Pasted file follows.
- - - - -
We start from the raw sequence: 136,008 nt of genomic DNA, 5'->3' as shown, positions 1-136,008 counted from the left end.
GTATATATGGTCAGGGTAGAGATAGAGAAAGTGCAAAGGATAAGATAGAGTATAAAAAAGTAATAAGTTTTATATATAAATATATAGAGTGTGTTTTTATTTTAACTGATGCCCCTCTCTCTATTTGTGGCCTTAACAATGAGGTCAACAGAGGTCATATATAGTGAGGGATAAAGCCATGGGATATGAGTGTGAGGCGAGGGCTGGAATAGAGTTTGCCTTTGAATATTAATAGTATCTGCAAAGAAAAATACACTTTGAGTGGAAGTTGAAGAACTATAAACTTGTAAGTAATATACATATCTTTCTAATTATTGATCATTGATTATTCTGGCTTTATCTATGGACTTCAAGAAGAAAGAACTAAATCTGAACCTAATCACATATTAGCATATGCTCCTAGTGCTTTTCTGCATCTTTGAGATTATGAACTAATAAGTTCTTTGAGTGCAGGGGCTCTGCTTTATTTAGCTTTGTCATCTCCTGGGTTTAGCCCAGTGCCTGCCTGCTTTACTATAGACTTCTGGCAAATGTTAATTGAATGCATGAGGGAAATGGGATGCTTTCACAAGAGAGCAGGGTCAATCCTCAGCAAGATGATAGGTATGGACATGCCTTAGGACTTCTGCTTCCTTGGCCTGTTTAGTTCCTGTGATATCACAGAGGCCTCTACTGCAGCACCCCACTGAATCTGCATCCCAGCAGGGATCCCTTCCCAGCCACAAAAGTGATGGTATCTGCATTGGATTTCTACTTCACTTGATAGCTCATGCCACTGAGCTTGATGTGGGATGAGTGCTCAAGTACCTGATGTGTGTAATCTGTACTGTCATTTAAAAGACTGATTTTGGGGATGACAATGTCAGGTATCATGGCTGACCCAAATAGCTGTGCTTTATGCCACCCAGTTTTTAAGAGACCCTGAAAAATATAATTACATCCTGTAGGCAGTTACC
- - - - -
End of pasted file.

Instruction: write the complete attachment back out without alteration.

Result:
We start from the raw sequence: 136,008 nt of genomic DNA, 5'->3' as shown, positions 1-136,008 counted from the left end.
GTATATATGGTCAGGGTAGAGATAGAGAAAGTGCAAAGGATAAGATAGAGTATAAAAAAGTAATAAGTTTTATATATAAATATATAGAGTGTGTTTTTATTTTAACTGATGCCCCTCTCTCTATTTGTGGCCTTAACAATGAGGTCAACAGAGGTCATATATAGTGAGGGATAAAGCCATGGGATATGAGTGTGAGGCGAGGGCTGGAATAGAGTTTGCCTTTGAATATTAATAGTATCTGCAAAGAAAAATACACTTTGAGTGGAAGTTGAAGAACTATAAACTTGTAAGTAATATACATATCTTTCTAATTATTGATCATTGATTATTCTGGCTTTATCTATGGACTTCAAGAAGAAAGAACTAAATCTGAACCTAATCACATATTAGCATATGCTCCTAGTGCTTTTCTGCATCTTTGAGATTATGAACTAATAAGTTCTTTGAGTGCAGGGGCTCTGCTTTATTTAGCTTTGTCATCTCCTGGGTTTAGCCCAGTGCCTGCCTGCTTTACTATAGACTTCTGGCAAATGTTAATTGAATGCATGAGGGAAATGGGATGCTTTCACAAGAGAGCAGGGTCAATCCTCAGCAAGATGATAGGTATGGACATGCCTTAGGACTTCTGCTTCCTTGGCCTGTTTAGTTCCTGTGATATCACAGAGGCCTCTACTGCAGCACCCCACTGAATCTGCATCCCAGCAGGGATCCCTTCCCAGCCACAAAAGTGATGGTATCTGCATTGGATTTCTACTTCACTTGATAGCTCATGCCACTGAGCTTGATGTGGGATGAGTGCTCAAGTACCTGATGTGTGTAATCTGTACTGTCATTTAAAAGACTGATTTTGGGGATGACAATGTCAGGTATCATGGCTGACCCAAATAGCTGTGCTTTATGCCACCCAGTTTTTAAGAGACCCTGAAAAATATAATTACATCCTGTAGGCAGTTACC